Whether you are a student in a wildlife degree program or a professional wildlife biologist, you will find all the up-to-date information on wildlife damage in the pages of this clear, comprehensive text. Wildlife Damage Management covers every imaginable topic including:ac pertinent biological and ecological conceptsac individual-, population-, and ecosystem-level effectsac survey techniquesac management methodsac human dimensionsac economic issuesac legal and political aspectsac damage management strategies Authors Russell F. Reidinger, Jr., and James E. Miller explain the evolution of wildlife damage management, differentiate facts from myths, and detail the principles and techniques a professional biologist needs to know. The book discusses native as well as exotic invasive species, zoonotic diseases, hazards to endangered or threatened fauna and flora, and damage to crops, livestock, and property. Reidinger and Miller argue that, in recent years, the rate of undesirable human-wildlife interactions has risen in many areas, owing in part to the expansion of residences into places formerly wild or agricultural, making wildlife damage management even more relevant. From suburban deer eating gardens and shrubs, to mountain lions threatening pets and people, to accidentally introduced species outcompeting native species, Reidinger and Miller show how proper management can reduce wildlife damage to an acceptable, cost-effective level. An extensive section on available resources, a glossary that explains terms and concepts, and detailed figures will aid both students and seasoned professionals. Instructors will find this text arranged perfectly for a semester-long course. The end-of-chapter questions will allow students to ponder the ways wildlife damage management concepts can be put into practice. For those already working in the fieldabiologists and managers with federal, state, or international agenciesa Wildlife Damage Management will serve as an ideal reference book. Destined to set the tone of wildlife damage conversations for the next decade and beyond, Reidinger and Miller belongs on the shelf of all wildlife professionals.Prevention, Problem Solving, and Conflict Resolution Russell F. Reidinger, James E. Miller. Table 9.2 Selected wildlife diseases Disease Agent Vector/ transmission Host/reservoir PLANTS chestnut blight fungus spores in wind ... Contaminated beetles then pass spores onto wounds of other trees (Cease and Juzwik 2001).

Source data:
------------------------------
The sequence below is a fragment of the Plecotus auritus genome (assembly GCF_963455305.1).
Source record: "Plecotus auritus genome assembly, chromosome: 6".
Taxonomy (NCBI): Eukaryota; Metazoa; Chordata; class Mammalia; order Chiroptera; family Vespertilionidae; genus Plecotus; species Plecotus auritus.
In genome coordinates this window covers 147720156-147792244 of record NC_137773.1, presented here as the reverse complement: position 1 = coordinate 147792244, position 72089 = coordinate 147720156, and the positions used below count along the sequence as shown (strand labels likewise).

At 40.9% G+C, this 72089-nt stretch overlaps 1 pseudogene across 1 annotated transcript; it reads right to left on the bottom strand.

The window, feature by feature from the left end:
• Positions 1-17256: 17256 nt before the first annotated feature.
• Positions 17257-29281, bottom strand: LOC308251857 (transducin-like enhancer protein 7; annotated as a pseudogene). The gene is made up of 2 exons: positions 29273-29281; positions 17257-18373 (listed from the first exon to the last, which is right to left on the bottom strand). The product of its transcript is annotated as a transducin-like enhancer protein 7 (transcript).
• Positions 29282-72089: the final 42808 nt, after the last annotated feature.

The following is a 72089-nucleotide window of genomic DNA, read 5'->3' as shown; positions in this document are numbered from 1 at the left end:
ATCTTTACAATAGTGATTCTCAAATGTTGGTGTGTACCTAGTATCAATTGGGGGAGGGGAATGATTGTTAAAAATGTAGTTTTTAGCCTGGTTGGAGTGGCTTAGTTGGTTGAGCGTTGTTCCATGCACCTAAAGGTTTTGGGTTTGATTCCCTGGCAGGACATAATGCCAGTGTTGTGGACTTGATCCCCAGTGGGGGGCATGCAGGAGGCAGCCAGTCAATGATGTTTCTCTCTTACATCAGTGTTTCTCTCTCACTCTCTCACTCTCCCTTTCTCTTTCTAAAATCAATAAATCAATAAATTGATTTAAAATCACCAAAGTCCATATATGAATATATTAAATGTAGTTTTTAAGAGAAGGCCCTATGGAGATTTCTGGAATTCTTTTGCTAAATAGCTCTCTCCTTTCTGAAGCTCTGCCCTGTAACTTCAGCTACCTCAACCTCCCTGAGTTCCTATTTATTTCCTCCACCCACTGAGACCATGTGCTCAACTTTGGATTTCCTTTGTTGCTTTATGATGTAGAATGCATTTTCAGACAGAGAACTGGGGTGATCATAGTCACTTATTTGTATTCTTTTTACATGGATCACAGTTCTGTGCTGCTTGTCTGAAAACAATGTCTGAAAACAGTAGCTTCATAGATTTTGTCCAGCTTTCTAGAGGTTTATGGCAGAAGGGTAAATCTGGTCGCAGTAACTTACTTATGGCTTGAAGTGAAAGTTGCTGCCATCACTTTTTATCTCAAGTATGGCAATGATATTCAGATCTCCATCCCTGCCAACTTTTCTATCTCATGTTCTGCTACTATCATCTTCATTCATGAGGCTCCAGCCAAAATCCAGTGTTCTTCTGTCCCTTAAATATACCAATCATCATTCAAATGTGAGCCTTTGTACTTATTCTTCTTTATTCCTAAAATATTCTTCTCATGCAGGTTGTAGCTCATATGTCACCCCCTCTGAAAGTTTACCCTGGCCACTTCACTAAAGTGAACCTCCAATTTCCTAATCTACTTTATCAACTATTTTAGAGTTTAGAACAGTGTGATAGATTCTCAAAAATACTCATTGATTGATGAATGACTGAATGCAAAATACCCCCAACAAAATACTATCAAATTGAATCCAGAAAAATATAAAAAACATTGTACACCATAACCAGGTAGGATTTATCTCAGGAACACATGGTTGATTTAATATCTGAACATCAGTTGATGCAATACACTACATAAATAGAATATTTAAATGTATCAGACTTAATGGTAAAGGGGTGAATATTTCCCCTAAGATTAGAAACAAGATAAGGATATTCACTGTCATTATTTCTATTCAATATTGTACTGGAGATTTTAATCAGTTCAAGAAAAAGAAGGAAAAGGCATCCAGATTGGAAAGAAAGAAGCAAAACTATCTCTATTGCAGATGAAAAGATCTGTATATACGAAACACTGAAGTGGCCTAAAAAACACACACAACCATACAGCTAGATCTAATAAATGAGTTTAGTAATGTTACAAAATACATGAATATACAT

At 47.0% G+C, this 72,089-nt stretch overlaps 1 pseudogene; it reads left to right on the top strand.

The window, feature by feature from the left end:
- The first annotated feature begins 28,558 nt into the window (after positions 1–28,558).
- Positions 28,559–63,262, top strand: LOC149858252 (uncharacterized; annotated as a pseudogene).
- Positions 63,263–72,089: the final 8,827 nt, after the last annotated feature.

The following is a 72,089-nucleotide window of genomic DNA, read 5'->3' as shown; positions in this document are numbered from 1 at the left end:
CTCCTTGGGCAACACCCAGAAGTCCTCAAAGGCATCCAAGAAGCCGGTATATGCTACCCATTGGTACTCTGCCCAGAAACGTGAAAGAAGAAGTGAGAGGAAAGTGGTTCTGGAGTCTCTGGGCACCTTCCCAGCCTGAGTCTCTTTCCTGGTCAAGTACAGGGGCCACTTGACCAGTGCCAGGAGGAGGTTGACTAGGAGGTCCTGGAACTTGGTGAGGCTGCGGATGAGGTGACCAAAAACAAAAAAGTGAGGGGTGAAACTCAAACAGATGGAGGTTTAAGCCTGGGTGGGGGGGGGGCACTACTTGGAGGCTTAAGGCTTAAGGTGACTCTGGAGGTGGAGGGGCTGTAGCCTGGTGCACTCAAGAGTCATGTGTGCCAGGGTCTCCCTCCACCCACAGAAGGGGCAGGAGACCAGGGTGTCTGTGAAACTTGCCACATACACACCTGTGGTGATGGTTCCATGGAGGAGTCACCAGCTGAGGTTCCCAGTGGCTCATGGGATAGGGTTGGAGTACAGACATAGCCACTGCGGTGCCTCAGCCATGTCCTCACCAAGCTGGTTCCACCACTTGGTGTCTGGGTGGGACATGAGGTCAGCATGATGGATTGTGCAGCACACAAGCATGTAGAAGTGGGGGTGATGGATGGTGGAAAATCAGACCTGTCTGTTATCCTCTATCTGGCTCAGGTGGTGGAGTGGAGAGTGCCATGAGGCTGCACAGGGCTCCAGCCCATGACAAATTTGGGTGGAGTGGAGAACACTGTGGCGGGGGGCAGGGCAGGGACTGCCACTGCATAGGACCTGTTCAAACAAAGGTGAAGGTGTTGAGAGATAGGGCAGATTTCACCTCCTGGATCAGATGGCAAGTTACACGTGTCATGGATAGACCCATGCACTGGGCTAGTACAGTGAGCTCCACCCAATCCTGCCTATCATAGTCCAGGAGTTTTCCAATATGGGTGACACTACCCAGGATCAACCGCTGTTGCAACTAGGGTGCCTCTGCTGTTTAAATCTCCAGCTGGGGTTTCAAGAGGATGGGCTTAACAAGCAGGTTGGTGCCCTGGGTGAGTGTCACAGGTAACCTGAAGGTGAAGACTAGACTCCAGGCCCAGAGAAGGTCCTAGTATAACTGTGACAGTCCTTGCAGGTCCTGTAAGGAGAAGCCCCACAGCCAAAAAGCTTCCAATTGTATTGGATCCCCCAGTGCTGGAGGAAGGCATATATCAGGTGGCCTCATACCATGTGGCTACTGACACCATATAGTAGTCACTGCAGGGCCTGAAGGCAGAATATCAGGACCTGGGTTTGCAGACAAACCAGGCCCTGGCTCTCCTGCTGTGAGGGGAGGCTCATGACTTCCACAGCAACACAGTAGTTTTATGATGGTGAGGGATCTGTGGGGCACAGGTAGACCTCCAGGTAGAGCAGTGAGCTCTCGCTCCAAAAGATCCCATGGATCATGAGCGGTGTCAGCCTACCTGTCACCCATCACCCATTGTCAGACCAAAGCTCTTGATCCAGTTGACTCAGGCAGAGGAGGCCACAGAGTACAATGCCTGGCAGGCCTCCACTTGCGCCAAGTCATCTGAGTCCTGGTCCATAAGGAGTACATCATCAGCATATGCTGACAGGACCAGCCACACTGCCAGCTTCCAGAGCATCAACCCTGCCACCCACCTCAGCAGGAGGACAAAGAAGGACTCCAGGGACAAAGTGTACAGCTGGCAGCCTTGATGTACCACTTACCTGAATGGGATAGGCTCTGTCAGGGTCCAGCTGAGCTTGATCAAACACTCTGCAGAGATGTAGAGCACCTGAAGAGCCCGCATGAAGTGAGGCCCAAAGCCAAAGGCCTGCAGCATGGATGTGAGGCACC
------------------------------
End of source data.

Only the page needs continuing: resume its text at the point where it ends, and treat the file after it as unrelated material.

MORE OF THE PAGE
|Title||:||Wildlife Damage Management|
|Author||:||Russell F. Reidinger, James E. Miller|
|Publisher||:||JHU Press - 2013-09-24|